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Dwight W. Crawford v. Debra Katz

December 8, 2011


Appeal from the Superior Court of the District of Columbia (CA9635-04) (Hon. Judith Bartnoff, Trial Judge)

The opinion of the court was delivered by: Reid, Associate Judge, Retired:

Argued January 11, 2011

Before REID, Associate Judge, Retired,*fn1 RUIZ, Associate Judge, Retired,*fn2 and FERREN, Senior Judge.

This case involves professional negligence claims arising out of legal representation provided by appellees Alan Balaran, and Debra Katz, David Marshall, Bernabei & Katz, PLLC ("B&K"), and Lynne Bernabei to appellant, Dwight W. Crawford, in connection with his employment as Executive Vice President and Chief Financial Officer ("CFO") of BET Services, Inc., and BET Holdings II, Inc. ("BET").*fn3 The representation included efforts to negotiate a severance package, and the prosecution and settlement of his wrongful termination lawsuit.*fn4 In three different orders, the trial court granted the respective motions for summary judgment and reconsideration filed by defendants/appellees. Mr. Crawford essentially contends that the trial court erred by granting summary judgment to all defendants/appellees and dismissing all of his claims.

For the reasons stated in this opinion, we affirm the trial court's grant of summary judgment to Ms. Bernabei as to the period after November 3, 2000,*fn5 but we are constrained to reverse the judgment of the trial court as to Mr. Balaran, Ms. Katz, B&K, and Mr. Marshall. We therefore remand this case for further proceedings.

Before proceeding to the factual summary of the case, we summarize the trial court's dispositive orders. In the first trial court order, signed on November 26, 2008, the Honorable Judith Bartnoff determined that except for 1.25 billable hours relating to a "meet and confer" discovery conference, Ms. Bernabei's only involvement in Mr. Crawford's case was her assignment as supervisor of Mr. Marshall prior to his admission to the District of Columbia Bar. Since Mr. Marshall was admitted to the D.C. Bar on November 3, 2000, the trial court granted Ms. Bernabei's motion for summary judgment "for the period after November 3, 2000, but . . . denied [the motion] to the extent that there are claims . . . regarding actions of Mr. Marshall prior to November 3, 2000." The court also granted Mr. Balaran's second motion for summary judgment on the ground that Mr. Crawford was required to "produce expert testimony to establish the standard of care owed to him by the defendants," but that the testimony of his expert, Professor Geoffrey C. Hazard, Jr., "cannot serve to establish the standard of care, when he states that his opinion is based on the opinion of an employment law expert and [Mr. Crawford] has not offered that underlying opinion." The trial court not only dismissed Mr. Crawford's claims against Mr. Balaran, but because the other defendants had incorporated Mr. Balaran's motion by reference, the trial court dismissed "any claims against the other defendants premised on the alleged negligence of defendant Balaran."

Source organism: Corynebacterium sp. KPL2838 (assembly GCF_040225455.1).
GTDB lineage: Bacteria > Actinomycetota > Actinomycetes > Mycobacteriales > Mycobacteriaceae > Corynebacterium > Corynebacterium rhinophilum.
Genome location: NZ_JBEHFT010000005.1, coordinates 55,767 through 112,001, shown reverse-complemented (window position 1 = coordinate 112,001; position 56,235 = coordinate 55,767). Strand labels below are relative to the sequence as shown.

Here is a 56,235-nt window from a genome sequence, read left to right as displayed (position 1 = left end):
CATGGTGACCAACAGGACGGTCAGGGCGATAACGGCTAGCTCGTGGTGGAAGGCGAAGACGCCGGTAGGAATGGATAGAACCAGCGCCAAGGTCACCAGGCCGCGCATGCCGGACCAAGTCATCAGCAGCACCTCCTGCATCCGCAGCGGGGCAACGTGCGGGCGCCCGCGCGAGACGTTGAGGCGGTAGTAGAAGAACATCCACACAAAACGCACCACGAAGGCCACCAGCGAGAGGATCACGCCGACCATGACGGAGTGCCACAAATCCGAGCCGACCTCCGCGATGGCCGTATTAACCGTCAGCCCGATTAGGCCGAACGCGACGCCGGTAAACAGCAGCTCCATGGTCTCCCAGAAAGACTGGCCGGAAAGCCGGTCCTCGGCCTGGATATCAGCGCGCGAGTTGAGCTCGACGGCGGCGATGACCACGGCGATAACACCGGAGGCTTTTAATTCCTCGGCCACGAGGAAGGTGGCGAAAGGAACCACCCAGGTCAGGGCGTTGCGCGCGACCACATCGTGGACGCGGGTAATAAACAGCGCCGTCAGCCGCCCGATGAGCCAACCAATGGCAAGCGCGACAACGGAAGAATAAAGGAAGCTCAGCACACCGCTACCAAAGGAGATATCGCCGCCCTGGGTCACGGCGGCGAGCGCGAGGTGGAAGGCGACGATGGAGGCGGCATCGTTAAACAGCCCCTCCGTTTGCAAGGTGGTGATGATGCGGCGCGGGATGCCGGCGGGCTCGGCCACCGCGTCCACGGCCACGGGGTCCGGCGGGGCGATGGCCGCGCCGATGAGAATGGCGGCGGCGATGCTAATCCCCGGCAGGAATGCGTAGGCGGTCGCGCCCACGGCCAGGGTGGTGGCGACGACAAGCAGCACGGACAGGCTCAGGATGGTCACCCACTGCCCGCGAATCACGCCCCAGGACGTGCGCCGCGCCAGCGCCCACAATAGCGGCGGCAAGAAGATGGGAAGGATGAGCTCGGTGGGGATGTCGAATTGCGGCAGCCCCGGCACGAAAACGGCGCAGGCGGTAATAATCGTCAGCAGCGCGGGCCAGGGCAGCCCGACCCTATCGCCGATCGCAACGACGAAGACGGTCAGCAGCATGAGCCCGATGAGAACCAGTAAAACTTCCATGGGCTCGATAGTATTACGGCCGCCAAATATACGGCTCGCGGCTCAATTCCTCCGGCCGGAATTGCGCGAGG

Judge Bartnoff's second order, signed on January 5, 2009, granted in part the summary judgment motion lodged by Ms. Katz, B&K, and Mr. Marshall. The trial court concluded that BET's Super. Ct. Civ. R. 11 sanctions motion, which was pending against the attorneys when they gave Mr. Crawford settlement advice about his lawsuit against BET, did not "create[] a conflict that tainted the defendants' settlement advice or preclude them from providing such advice in the underlying case." There was no conflict, the court reasoned, because the wrongful termination lawsuit was based on information that Mr. Crawford had provided to Ms. Katz, B&K and Mr. Marshall. Because Judge Bartnoff was uncertain whether her ruling "cover[ed] all of [Mr. Crawford's] claims of professional negligence against the defendants," she granted the summary judgment motion "in part."

In her third order, signed on February 12, 2009, Judge Bartnoff granted the motion for reconsideration filed by B&K. The court indicated that in their motion, these defendants had "carefully review[ed] all the allegations in [Mr. Crawford's] First Amended Complaint and [had] demonstrate[d] that there are no issues remaining to be resolved by the [c]court, in light of the [c]court's prior rulings. In addition, the trial court "treat[ed] the motion for reconsideration as conceded" under Super. Ct. Civ. R. 12-I (e)*fn6 because Mr. Crawford did not respond to the motion; nor did he ask for an extension of time in which to respond. Consequently, the court granted summary judgment to these defendants on all claims and dismissed Mr. Crawford's complaint.


The record reveals the pertinent interactions between Mr. Crawford and BET prior to his termination, as well as the circumstances surrounding his wrongful termination lawsuit against BET, the settlement of that lawsuit, and his subsequent professional negligence complaint against his former attorneys. Mr. Crawford's tenure with BET was relatively short. He began his duties as BET's Executive Vice President and CFO on January 4, 1999, and BET fired him on January 31, 2000. His basic task was to manage BET's corporate finance department. Early in his year with BET, Mr. Crawford became concerned about aspects of BET's financial affairs and he began to share some of his concerns with BET's top officials.